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Oilseed production in India: the problems and prospects

By: Sharma, Vijay Paul.
Material type: materialTypeLabelBookSeries: Centre for Management in Agriculture publication. Publisher: New Delhi Springer 2017Description: xxiii, 197 p.: ill. Includes references.ISBN: 9788132237167.Subject(s): Vegetable oil production | Technology mission on oilseeds - TMO | Oilseeds productionDDC classification: FP 633.80954 Summary: This book analyses the performance and potential of India’s oilseed sector identifies the major constraints facing the industry and suggests options for increasing the country’s oilseed production and productivity, taking into account the changing policy environment, increasing demand, slow growth in domestic production and rising imports. India as the world’s largest producer of oilseeds accounts for about 7-8 percent of global vegetable oil production. However, the growth in domestic production has not kept pace with the growth in demand. Low yields and high production and market risks due to lack of irrigation facilities and effective risk management have been responsible for widening the demand-supply gap over the years, and the country now imports more than half of its oilseed for domestic consumption. The Technology Mission on Oilseeds (TMO), launched in the mid-1980s, helped achieve self-sufficiency in edible oil production through the spread of technology and the provision of market support. However, increasing demand for edible oils necessitated imports in large quantities, leading to a substantial drain on foreign exchange. Given the competing demands on agricultural land from various crops and enterprises, the production of oilseeds can be increased only if productivity is improved significantly and farmers receive remunerative prices and have assured market access. However, farmers face various constraints in oilseed production; several biotic, abiotic, technological, institutional, and socio-economic constraints inhibit exploitation of the full yield potential of crops, which need to be addressed. The book explores these issues using data collected from about 2,000 oilseed growers: 490 soybean farmers, 316 rapeseed-mustard growers, 470 groundnut farmers, 250 sesamum farmers, and 470 sunflower growers from selected Indian states. It would be of immense use for scholars and policymakers alike who are working in this field. http://www.springer.com/gp/book/9788132237167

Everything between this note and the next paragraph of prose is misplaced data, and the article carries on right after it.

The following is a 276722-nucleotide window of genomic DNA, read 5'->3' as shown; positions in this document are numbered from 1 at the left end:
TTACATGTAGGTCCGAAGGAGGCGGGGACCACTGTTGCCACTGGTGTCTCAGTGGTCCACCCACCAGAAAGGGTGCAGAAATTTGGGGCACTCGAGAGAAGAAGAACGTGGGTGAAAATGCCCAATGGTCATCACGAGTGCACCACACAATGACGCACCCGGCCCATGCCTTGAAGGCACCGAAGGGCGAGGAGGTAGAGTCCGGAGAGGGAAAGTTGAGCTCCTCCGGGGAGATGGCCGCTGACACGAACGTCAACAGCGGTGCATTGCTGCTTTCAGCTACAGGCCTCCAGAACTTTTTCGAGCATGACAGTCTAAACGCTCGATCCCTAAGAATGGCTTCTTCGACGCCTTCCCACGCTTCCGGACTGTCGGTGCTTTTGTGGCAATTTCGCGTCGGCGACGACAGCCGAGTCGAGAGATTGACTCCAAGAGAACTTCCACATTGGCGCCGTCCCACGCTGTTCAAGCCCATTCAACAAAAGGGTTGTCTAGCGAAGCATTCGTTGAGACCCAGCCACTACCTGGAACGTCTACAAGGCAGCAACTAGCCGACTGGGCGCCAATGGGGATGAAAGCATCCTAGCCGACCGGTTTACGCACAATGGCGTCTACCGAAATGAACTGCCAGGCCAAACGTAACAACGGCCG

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Books Vikram Sarabhai Library
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Slot 1450 (2 Floor, West Wing) Non-fiction FP 633.80954 S4O4-1 (Browse shelf) 1 Available 195011
Books Vikram Sarabhai Library
Faculty Publication
Slot 1450 (2 Floor, West Wing) Non-fiction FP 633.80954 S4O4-2 (Browse shelf) 2 Available 195012
Books Vikram Sarabhai Library
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Table of contents

Chapter 1: Introduction
Chapter 2: Coverage, sampling Design and Methodology
Chapter 3: Overview of Oilseeds Sector: Current Status and Growth Behaviour
Chapter 4: Performance of Soybean: Recent Trends, Prospects and Constraints
Chapter 5: Performance of Rapeseed and Mustard: Recent Trends, Prospects and Constraints
Chapter 6: Performance of Groundnut: Recent Trends, Prospects and Constraints
Chapter 7: Performance of Sunflower: Recent Trends, Prospects and Constraints
Chapter 8: Performance of Sesamum: Recent Trends, Prospects and Constraints
Chapter 9: Performance of Safflower: Recent Trends, Prospects and Constraints
Chapter 10: Summary, Concluding Observations and Policy Implications

This book analyses the performance and potential of India’s oilseed sector identifies the major constraints facing the industry and suggests options for increasing the country’s oilseed production and productivity, taking into account the changing policy environment, increasing demand, slow growth in domestic production and rising imports.
India as the world’s largest producer of oilseeds accounts for about 7-8 percent of global vegetable oil production. However, the growth in domestic production has not kept pace with the growth in demand. Low yields and high production and market risks due to lack of irrigation facilities and effective risk management have been responsible for widening the demand-supply gap over the years, and the country now imports more than half of its oilseed for domestic consumption. The Technology Mission on Oilseeds (TMO), launched in the mid-1980s, helped achieve self-sufficiency in edible oil production through the spread of technology and the provision of market support. However, increasing demand for edible oils necessitated imports in large quantities, leading to a substantial drain on foreign exchange. Given the competing demands on agricultural land from various crops and enterprises, the production of oilseeds can be increased only if productivity is improved significantly and farmers receive remunerative prices and have assured market access. However, farmers face various constraints in oilseed production; several biotic, abiotic, technological, institutional, and socio-economic constraints inhibit exploitation of the full yield potential of crops, which need to be addressed.
The book explores these issues using data collected from about 2,000 oilseed growers: 490 soybean farmers, 316 rapeseed-mustard growers, 470 groundnut farmers, 250 sesamum farmers, and 470 sunflower growers from selected Indian states. It would be of immense use for scholars and policymakers alike who are working in this field.

http://www.springer.com/gp/book/9788132237167

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